The sweeping health-care bill is now headed for President Obama's desk, but many of the provisions won't kick in until 2014 – and the final rules could still be changed by amendments that will now be considered by the Senate.
NEW YORK (CNNMoney.com) -- The sweeping health-care bill passed by the House of Representatives Sunday, and now headed for President Obama's desk, promises a sea change in the way that small business owners purchase and provide health insurance for themselves and their employees.
But many of the provisions won't kick in until 2014 – and the final rules could still be changed by amendments that will now be considered by the Senate.
Thanks to the political maneuvering that followed the Democrats' loss of a filibuster-proof majority in the Senate, the House passed two separate health care bills. The first was an exact duplicate of the one passed by the Senate in December, enabling the president to sign it into law as soon as this week.
The second, a package of diverse amendments addressing elements of the Senate bill that the House wanted changed, will now be voted on in the Senate under "reconciliation" rules that require only a simple majority.
For small businesses, the effects of the now-passed health reform law include:
- By no later than 2014, states will have to set up Small Business Health Options Programs, or "SHOP Exchanges," where small businesses will be able to pool together to buy insurance. ("Small businesses" are defined as those with no more than 100 employees, though states have the option of limiting pools to companies with 50 or fewer employees through 2016; companies that grow beyond the size limit will also be grandfathered in.)
The Congressional Budget Office has estimated that the exchanges would ease small business insurance costs, albeit only marginally: premiums in the small-group market are forecast to fall between 1% and 4% under the exchanges, while the amount of coverage would rise by up to 3%.
- For the next four years, until the SHOP Exchanges are set up, businesses with 10 or fewer full-time-equivalent employees earning less than $25,000 a year on average will be eligible for a tax credit of 35% of health insurance costs. (Companies with between 11 and 25 workers and an average wage of up to $50,000 are eligible for partial credits.)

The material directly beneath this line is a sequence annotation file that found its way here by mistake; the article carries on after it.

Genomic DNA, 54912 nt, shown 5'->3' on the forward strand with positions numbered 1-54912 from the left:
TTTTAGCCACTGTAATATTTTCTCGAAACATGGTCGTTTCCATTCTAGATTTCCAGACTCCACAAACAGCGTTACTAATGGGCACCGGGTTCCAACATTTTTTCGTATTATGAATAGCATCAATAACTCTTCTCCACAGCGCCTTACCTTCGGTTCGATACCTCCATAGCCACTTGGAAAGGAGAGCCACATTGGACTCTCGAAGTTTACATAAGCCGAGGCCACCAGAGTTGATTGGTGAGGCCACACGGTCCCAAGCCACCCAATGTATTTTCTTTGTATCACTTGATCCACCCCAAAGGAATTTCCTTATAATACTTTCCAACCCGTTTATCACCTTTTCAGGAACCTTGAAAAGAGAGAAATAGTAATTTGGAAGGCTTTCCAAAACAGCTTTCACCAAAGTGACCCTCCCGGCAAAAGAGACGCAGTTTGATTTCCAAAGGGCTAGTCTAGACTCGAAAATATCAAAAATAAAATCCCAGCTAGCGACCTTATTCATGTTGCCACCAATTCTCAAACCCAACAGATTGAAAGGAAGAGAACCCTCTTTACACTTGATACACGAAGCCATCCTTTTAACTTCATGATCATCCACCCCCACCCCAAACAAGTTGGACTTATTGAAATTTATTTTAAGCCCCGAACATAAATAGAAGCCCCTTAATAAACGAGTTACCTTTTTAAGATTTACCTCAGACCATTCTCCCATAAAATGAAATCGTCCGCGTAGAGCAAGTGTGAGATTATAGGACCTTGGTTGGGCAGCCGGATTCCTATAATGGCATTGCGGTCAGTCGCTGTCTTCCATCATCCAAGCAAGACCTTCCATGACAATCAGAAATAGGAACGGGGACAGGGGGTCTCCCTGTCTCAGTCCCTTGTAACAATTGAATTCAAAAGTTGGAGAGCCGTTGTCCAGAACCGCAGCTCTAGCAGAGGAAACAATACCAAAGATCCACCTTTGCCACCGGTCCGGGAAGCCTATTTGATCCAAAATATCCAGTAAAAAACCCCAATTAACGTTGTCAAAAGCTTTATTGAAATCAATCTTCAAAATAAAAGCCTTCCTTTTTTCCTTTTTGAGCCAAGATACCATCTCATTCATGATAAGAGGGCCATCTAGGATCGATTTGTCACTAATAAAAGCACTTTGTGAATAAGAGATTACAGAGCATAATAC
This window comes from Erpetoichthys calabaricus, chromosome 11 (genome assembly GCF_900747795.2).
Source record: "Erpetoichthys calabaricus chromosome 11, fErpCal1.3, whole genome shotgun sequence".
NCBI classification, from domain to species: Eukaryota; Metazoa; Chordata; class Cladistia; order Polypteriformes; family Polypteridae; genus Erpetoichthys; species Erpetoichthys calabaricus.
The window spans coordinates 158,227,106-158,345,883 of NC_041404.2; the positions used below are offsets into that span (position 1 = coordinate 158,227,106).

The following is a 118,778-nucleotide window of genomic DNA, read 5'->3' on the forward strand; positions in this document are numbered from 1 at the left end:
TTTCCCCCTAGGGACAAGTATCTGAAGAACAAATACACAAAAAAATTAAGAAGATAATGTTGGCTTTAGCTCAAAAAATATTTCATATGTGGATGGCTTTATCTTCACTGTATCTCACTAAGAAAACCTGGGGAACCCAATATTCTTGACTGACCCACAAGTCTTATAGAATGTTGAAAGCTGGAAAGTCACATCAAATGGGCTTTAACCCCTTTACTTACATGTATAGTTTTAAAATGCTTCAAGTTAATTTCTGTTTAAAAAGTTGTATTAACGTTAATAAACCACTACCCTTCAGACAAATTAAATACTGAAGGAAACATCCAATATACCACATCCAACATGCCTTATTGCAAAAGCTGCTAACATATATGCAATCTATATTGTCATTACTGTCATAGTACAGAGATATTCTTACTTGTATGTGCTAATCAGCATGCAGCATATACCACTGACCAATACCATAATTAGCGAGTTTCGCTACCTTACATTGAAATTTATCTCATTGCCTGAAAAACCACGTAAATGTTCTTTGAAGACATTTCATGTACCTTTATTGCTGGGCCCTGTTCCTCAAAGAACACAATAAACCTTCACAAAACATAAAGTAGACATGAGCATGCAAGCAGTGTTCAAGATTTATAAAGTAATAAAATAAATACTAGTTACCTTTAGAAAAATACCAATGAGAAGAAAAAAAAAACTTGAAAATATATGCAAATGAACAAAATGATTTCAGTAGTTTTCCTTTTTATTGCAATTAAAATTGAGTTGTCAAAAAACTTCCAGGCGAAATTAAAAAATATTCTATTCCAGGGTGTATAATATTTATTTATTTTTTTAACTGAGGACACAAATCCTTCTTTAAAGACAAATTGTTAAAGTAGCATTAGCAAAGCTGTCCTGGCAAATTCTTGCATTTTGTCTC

The tax credit will remain in place, increasing to 50% of costs, for the first two years a company buys insurance through its state exchange. The Congressional Budget Office predicts that the tax credit will affect about 12% of individuals covered via the small-group insurance market, lowering their cost of insurance by between 8% and 11%.
- Insurers will no longer be able to set rates or exclude coverage based on pre-existing conditions, and can vary premiums only by geographic location, age, and tobacco use.
These restrictions, however, would not kick in until 2014. Going into effect immediately: a ban on lifetime limits on coverage, and on "rescission" (canceling policies already issued) except in cases of fraud.
- Starting in 2014, businesses with more than 50 employees will be required to either offer healthcare coverage or pay a penalty of $750 a year per full-time worker. The coverage offered will also have to meet minimum benefits -- covering both a specific set of services and 60% of employee health costs overall -- or else employers will face additional penalties.
- So-called "Cadillac" plans costing more than $10,200 a year for individuals or $27,500 for family coverage (not counting dental and vision plans) will be subject to a 40% tax on the portion of the cost that exceeds the limit. Though the tax would actually be paid by insurers, it's expected that it would be passed along to plan holders in the form of higher premiums.
Furthermore, if the House amendments approved Sunday pass the Senate intact under the reconciliation process, some other small business provisions will change:
- Part-time employees would be counted toward the 50-employee minimum on pro-rated basis based on hours worked, bringing more small businesses into the group required to provide coverage.
- The $750-per-employee penalty for not providing insurance would rise to $2,000.
- The Cadillac tax would be delayed until 2018 and apply only to the most expensive plans, making it more of a "Maserati" tax, in the words of Kaiser Health News.
- Individuals earning more than $200,000 a year, or couples earning $250,000 or more, would be hit with a 3.8% surcharge on investment income to help pay for the bill.
Read the full story at CNN Money.